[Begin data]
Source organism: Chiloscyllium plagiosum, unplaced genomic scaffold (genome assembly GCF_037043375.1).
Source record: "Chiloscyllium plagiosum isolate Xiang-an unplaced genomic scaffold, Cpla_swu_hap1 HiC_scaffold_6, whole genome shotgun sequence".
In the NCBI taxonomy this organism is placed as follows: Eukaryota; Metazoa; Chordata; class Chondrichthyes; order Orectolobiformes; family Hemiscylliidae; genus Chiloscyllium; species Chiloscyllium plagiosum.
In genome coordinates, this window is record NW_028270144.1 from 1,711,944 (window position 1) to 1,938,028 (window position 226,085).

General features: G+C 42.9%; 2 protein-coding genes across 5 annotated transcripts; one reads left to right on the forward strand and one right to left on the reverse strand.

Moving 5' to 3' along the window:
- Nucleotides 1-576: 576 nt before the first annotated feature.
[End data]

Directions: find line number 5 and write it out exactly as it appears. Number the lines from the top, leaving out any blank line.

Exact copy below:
General features: G+C 42.9%; 2 protein-coding genes across 5 annotated transcripts; one reads left to right on the forward strand and one right to left on the reverse strand.